Over the next few months, we are sharing a bit of history written by John Kerr, John Carver, and Sam Tyler whose fundraising careers at WGBH spanned three decades.
By John Kerr
The story of how one particular person got so smitten by ‘GBH that he became its main beggar.
How I Got There
Having finished college in 1960, I locked my Ideor racing bike to a post near Tech Drugs and climbed the stairs at 84 Massachusetts Avenue in Cambridge.
WGBH’s radio and television studios were then in the former roller-skating rink on the second floor.
I presented myself to receptionist Rose Buresh as a “WGBH/BU Scholar.” Rose introduced me to our crew bosses Greg Harney, Al Potter, Bob Moscone — and to my fellow crew members.
How was I to know what inspiration was ahead, and that I would later serve as the public spokesperson and main mendicant for WGBH?
What I Did at 84 Mass Ave
I quickly learned that WGBH was run by a small, dedicated bunch of energetic innovators who firmly believed that “educational broadcasting” was worthwhile.
A former WHRB Harvard radio leader Hartford Gunn was beginning to weave stations into a network. Innovative producers were creating programs that educated and inspired on both radio and television.
It began because of Ralph Lowell, who in 1951 had signed the heads of Boston’s leading universities and cultural organizations as members of the Lowell Institute Cooperative Broadcasting Council. Lowell’s idea extended the idea of providing public lectures to the citizens of Boston in the preceding century. The LICBC held the idea that non-commercial radio and television could be used for education and inspiration instead of for selling products – a concept which led to the origins of WGBH Radio and then of Channel 2, Channel 44, and Channel 57.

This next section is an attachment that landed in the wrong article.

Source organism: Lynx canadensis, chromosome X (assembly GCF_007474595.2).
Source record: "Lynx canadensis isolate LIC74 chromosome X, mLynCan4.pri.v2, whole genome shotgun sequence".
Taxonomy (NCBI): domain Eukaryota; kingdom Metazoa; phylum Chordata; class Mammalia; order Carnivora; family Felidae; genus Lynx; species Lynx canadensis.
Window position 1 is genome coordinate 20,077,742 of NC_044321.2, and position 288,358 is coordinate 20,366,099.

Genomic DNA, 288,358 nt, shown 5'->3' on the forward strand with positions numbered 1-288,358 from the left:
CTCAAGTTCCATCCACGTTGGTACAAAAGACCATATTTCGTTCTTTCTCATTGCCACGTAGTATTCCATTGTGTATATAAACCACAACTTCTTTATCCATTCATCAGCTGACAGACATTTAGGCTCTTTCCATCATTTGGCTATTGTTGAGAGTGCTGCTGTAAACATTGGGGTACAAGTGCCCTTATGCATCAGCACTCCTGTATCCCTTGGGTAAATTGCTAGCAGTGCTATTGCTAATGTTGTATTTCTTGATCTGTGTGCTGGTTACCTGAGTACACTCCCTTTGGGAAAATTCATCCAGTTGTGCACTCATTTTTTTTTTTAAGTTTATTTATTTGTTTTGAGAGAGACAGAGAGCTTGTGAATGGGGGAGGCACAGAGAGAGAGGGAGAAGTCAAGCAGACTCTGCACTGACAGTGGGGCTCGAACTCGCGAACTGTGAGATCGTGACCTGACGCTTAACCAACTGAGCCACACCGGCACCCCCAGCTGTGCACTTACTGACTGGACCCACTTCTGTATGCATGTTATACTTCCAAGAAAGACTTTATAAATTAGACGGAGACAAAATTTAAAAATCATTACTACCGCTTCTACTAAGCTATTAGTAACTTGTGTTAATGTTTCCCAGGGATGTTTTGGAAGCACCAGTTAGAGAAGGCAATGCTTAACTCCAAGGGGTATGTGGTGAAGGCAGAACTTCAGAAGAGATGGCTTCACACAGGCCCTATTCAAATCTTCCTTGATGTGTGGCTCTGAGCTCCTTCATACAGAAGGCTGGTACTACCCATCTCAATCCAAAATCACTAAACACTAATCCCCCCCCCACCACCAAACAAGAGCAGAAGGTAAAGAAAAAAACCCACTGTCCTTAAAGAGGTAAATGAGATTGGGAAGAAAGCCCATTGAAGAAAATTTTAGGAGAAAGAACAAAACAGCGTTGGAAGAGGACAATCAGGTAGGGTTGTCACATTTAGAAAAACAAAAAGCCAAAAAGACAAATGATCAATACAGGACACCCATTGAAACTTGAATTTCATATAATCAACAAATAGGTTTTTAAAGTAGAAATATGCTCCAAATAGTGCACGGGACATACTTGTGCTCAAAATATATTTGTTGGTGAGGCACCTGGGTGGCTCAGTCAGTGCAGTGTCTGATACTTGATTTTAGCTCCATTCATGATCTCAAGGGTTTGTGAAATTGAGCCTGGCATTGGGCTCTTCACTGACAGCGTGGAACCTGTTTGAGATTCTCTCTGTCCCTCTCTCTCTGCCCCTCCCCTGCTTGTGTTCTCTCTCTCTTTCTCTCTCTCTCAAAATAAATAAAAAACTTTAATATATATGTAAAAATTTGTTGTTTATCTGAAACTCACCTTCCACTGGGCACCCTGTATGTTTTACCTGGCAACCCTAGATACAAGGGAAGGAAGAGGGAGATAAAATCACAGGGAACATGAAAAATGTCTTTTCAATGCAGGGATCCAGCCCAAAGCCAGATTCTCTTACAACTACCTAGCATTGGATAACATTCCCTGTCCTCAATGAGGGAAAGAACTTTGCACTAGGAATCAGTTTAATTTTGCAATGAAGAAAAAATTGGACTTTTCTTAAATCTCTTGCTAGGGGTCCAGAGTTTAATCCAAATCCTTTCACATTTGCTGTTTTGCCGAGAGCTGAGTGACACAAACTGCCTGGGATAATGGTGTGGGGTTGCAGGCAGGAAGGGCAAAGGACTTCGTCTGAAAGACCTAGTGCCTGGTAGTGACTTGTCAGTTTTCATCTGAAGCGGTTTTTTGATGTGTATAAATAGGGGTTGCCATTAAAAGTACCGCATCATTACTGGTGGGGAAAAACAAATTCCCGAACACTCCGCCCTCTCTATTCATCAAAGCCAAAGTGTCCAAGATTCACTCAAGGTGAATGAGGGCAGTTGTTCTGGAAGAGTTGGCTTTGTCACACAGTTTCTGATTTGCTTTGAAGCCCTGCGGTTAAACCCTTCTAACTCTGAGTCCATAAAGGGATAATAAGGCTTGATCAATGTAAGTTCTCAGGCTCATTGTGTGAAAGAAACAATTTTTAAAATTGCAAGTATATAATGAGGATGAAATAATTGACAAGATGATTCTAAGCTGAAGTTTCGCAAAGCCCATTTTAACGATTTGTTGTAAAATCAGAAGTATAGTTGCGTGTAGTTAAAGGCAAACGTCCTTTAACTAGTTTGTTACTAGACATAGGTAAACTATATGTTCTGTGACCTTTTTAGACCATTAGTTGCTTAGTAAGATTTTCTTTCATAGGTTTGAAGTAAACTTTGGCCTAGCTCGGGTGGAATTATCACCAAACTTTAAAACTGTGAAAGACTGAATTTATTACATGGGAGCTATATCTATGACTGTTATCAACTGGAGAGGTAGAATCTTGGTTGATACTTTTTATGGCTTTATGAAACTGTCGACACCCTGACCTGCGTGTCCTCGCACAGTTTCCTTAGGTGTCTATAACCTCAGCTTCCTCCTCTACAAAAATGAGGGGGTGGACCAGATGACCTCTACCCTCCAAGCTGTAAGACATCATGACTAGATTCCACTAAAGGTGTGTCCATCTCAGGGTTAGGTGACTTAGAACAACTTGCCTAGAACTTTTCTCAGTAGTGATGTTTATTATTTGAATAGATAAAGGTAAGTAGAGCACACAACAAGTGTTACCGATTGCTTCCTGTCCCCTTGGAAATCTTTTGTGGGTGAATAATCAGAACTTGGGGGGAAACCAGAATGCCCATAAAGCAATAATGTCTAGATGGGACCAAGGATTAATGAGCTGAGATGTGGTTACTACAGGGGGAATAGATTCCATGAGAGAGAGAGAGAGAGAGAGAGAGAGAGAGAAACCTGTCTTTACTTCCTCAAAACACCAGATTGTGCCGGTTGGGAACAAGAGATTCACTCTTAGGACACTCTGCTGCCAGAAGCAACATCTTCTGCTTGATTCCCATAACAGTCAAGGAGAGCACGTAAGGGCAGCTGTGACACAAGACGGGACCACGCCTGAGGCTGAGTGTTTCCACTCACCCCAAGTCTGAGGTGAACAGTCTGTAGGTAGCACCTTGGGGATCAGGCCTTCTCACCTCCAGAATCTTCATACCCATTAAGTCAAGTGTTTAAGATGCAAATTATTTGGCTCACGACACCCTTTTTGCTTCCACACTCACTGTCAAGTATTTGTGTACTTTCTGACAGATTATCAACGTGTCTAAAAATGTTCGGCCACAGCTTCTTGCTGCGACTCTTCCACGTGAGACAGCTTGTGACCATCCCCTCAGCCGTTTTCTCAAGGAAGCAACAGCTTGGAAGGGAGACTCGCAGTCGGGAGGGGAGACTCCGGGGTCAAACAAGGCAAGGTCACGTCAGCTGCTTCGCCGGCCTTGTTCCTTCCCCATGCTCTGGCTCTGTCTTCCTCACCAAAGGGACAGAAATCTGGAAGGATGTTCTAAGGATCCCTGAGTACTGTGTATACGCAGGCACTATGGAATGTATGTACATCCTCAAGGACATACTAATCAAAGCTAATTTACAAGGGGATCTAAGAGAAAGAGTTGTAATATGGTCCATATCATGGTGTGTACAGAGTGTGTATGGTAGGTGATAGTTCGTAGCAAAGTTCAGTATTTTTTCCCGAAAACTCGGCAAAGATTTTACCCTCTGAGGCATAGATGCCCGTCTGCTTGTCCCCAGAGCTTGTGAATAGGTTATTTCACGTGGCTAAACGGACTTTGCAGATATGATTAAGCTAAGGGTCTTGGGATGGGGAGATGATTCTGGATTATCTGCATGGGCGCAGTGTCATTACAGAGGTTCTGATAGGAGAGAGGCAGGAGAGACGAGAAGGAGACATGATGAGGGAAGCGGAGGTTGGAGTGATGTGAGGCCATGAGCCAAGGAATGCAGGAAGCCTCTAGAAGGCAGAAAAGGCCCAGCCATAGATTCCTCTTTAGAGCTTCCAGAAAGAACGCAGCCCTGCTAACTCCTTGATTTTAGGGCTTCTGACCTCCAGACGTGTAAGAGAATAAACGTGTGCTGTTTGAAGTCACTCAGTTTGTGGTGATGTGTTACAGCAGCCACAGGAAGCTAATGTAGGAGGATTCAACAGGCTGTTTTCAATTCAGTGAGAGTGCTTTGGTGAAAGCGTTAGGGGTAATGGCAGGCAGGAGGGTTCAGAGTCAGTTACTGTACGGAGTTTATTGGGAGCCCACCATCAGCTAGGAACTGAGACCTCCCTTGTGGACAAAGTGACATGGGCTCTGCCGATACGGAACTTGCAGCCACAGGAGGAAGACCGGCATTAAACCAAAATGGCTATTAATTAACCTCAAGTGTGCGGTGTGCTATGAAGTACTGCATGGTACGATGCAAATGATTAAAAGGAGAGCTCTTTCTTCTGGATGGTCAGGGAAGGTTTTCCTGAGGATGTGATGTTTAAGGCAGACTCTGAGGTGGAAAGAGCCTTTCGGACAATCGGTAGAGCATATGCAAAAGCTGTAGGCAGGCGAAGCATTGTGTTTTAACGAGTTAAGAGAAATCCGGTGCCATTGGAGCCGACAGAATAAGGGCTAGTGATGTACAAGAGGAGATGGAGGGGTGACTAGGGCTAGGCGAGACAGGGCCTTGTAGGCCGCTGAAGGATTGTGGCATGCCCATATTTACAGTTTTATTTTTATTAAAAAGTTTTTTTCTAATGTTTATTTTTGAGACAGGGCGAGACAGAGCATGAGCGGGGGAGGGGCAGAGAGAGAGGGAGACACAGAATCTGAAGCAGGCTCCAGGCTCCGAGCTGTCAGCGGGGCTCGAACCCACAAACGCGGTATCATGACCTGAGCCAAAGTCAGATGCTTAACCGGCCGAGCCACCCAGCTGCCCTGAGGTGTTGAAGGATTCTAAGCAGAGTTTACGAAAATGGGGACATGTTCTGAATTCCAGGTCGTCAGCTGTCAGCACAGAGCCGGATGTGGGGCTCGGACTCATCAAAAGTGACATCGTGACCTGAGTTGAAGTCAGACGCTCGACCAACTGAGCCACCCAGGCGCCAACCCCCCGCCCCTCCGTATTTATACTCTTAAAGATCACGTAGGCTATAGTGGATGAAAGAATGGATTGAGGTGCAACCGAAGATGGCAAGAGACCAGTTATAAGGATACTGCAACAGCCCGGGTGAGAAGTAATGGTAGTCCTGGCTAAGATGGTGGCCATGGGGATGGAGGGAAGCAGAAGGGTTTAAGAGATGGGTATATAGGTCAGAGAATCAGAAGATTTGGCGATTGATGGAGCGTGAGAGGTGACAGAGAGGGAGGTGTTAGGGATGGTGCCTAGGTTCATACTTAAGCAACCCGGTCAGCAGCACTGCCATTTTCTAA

The WGBH Educational Foundation received its first broadcast license for radio in 1951. Lowell and the governing LICBC hired Parker Wheatly and then Hartford Gunn to get the ball rolling.
By the time I got there in 1960, we were regularly recording the Boston Symphony Orchestra concerts from Harvard’s Sanders Theatre on two-inch tape.
Jordan Whitelaw, WGBH’s fastidious and brilliant music manager and a cum laude graduate of Harvard, would bring us together in a small conference room, play us an audio recording, and teach us how to televise symphonic music.
Engineers Bill Busiek, Bob Hall, John LaBounty and Will Morton made it happen, and Dave Davis directed us.
I helped haul my heavy camera into the dusty crawl space over the stage to take shots of Charles Munch conducting the BSO. We then “bicycled” – or mailed –the recordings around the country to other “educational” stations for later broadcast.
For me, sitting there in my dusty aerie above the stage listening to the BSO was pure magic.
To give you an idea of the skills of our crew, one of my fellow crew members was Eric Oddleifson, a quiet supporter of the arts, a clarinet player, champion sailor, rower, and a graduate of Harvard and of the Eastman School of Music in Rochester. Eric and his wife lived in Hingham, and volunteered at WGBH as a member of the television crew.